This Week in Virology
For episode #200, the TWiV team went behind-the-scenes in a biosafety level 4 (BSL-4) laboratory. Produced by MicrobeWorld of the American Society for Microbiology and Boston University School of Medicine.
Threading the NEIDL from microbeworld on Vimeo.
Pingback: TWiV 200: Threading the NEIDL()
Absolutely great video! Nice to see all the engineering that goes into creating such an incredible space!
Absolutely amazing, how am praying this place gets working soon. Maximum security, safety and containment possible in our day. Thanks for the video, I was completely hooked and realised at the end that I had been smiling for the whole hour.
Awesome… It is an amazing look inside the world of virology and everything behind a bsl-4. Thanks.
very good video. Being a scientist I’m not envy of people that will work there. Try to imagine, if you have ever worked in a lab, what does it mean to stay the whole day embedded in a suite.
More, I really do not understand why did they built this facility in the very center of a crowded town. I’m sure it is safe but … why do you want to add an even sub-decimal risk. You want to have it close to Boston? Do it in a less crowded area.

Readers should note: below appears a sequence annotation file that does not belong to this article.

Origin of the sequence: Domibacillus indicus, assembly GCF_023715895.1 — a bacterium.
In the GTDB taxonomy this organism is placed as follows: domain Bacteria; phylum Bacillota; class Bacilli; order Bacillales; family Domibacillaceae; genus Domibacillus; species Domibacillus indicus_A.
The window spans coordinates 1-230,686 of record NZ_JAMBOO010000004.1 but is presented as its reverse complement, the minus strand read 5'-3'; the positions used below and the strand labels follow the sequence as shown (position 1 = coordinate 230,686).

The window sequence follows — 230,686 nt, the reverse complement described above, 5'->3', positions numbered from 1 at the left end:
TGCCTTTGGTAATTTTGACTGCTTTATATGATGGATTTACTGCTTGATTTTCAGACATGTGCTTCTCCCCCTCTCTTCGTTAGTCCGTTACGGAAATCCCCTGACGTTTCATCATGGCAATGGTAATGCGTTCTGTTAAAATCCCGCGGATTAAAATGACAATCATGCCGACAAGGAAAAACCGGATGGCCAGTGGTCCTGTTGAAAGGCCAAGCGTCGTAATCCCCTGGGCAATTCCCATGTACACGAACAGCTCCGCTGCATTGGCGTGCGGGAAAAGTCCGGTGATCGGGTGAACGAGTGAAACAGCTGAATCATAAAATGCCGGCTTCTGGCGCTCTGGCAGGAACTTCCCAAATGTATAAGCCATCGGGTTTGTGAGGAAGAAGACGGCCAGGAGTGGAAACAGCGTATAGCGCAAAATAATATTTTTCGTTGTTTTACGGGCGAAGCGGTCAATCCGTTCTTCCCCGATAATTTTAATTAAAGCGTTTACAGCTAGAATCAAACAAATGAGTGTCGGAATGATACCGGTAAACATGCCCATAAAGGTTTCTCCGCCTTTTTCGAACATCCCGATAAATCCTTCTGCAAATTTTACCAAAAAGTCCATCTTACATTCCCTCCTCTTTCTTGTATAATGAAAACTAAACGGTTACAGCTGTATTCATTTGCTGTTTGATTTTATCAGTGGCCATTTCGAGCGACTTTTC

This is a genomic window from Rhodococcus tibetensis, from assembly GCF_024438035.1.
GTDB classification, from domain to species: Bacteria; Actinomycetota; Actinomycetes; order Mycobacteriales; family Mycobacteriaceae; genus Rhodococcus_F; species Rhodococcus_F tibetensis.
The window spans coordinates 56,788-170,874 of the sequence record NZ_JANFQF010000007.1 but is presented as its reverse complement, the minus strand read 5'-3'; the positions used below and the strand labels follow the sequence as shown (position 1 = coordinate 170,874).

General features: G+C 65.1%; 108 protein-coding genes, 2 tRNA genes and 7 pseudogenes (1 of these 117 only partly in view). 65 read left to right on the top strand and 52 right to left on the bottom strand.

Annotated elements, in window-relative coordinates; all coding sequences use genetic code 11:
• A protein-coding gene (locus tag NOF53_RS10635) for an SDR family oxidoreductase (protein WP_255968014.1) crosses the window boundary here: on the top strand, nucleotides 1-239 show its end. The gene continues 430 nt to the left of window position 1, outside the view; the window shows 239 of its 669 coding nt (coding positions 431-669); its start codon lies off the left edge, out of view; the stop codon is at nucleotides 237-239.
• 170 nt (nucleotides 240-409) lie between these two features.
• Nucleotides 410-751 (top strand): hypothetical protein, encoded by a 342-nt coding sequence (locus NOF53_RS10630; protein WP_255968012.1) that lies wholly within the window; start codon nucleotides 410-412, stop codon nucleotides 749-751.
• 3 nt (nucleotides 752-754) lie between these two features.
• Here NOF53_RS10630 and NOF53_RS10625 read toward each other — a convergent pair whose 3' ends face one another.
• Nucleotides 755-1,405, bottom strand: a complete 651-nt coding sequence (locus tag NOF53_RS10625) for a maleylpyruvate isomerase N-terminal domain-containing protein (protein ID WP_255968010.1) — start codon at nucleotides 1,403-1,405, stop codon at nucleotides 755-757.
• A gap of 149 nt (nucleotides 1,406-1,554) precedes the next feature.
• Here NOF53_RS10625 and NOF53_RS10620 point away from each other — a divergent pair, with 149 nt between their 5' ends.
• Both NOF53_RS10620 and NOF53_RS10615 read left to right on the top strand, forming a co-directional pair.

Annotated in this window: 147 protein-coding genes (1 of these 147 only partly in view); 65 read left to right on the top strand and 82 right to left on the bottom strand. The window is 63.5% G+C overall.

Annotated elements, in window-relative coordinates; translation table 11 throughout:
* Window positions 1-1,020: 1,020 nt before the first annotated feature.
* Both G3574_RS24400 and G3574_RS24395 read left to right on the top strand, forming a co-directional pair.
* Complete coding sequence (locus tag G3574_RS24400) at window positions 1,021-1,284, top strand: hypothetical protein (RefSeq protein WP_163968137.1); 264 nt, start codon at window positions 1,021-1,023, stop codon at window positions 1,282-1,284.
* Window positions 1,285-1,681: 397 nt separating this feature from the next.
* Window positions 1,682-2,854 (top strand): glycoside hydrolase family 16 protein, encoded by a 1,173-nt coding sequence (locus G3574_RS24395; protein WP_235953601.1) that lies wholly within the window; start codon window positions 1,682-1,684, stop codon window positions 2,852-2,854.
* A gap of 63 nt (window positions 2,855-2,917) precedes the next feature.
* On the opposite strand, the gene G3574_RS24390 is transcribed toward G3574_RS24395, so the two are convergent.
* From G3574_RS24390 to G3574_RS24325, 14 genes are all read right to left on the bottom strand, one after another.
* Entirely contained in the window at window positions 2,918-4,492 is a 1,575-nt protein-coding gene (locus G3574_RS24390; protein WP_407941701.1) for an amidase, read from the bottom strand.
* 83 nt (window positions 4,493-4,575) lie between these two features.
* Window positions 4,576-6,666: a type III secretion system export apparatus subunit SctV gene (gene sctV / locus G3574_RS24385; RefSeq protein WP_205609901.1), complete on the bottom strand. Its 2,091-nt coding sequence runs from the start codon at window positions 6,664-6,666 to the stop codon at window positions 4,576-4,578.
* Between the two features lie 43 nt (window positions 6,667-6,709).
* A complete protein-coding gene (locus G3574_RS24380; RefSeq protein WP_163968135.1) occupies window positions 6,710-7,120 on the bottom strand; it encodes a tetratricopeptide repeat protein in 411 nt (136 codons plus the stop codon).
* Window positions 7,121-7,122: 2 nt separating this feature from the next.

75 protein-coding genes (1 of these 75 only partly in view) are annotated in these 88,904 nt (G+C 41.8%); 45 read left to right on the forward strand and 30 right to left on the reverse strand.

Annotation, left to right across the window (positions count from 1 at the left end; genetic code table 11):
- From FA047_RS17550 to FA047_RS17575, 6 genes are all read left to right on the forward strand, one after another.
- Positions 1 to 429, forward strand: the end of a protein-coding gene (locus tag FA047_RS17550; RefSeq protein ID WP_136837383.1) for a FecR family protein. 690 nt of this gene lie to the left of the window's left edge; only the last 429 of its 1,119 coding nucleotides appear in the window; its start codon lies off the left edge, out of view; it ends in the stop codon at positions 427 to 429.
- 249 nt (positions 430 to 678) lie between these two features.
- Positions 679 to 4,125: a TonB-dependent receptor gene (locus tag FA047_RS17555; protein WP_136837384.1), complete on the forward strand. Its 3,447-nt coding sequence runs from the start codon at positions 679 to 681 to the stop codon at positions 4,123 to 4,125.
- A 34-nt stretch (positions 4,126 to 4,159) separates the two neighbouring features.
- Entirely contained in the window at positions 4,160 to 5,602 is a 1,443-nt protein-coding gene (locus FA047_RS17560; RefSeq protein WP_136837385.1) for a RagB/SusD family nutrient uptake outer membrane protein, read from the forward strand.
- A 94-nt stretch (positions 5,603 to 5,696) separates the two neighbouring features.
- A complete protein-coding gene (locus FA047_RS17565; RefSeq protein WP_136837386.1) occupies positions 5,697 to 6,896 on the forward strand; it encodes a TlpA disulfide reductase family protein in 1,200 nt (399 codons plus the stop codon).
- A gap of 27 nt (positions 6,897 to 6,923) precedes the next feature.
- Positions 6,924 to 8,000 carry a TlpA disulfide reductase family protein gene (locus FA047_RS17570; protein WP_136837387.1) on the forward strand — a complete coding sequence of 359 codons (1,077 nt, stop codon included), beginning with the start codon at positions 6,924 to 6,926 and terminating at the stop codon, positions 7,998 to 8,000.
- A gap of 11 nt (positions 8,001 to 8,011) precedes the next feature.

I probably never would have been able to see the inside of a facility like this without the help of TWiV and Dr. Racaniello (great cast as well). Big thanks for this production! Starting to wish I was a virologist…
Pingback: Visiting biosafety level-4 laboratories()
Pingback: Evening Ebola Update, Tues, 12/10: BSL-4 lab in Boston not open for business/Genomics in I.D. in Africa/ More on hemopurifiers | Dr. Bob's Blog()
Pingback: Ebolavirus will not become a respiratory pathogen()
Pingback: Virologist: Ebolavirus will not become a respiratory pathogen | Outbreak News Today()
Pingback: Virologist: Ebolavirus will not become a respiratory pathogen | World Wide Outbreak()
I could not see the video since there was a sign “Sorry There was an issue with playback” It occurs to me that this BSL4 facility would have been functional and available YEARS ago if its goal was to be part of preparedness for a pandemic of dangerous viruses. Our small obscure university in the NY to Wash DC corridor created a unit that is prepared to take in Ebola patients should the need be, and we have furnished it with state of the art diagnostics, Hepa-filtered air handling, and trained medical personnel. All high density populations (like Boston) should be so prepared.
Content on this site is licensed under a Creative Commons Attribution 3.0 License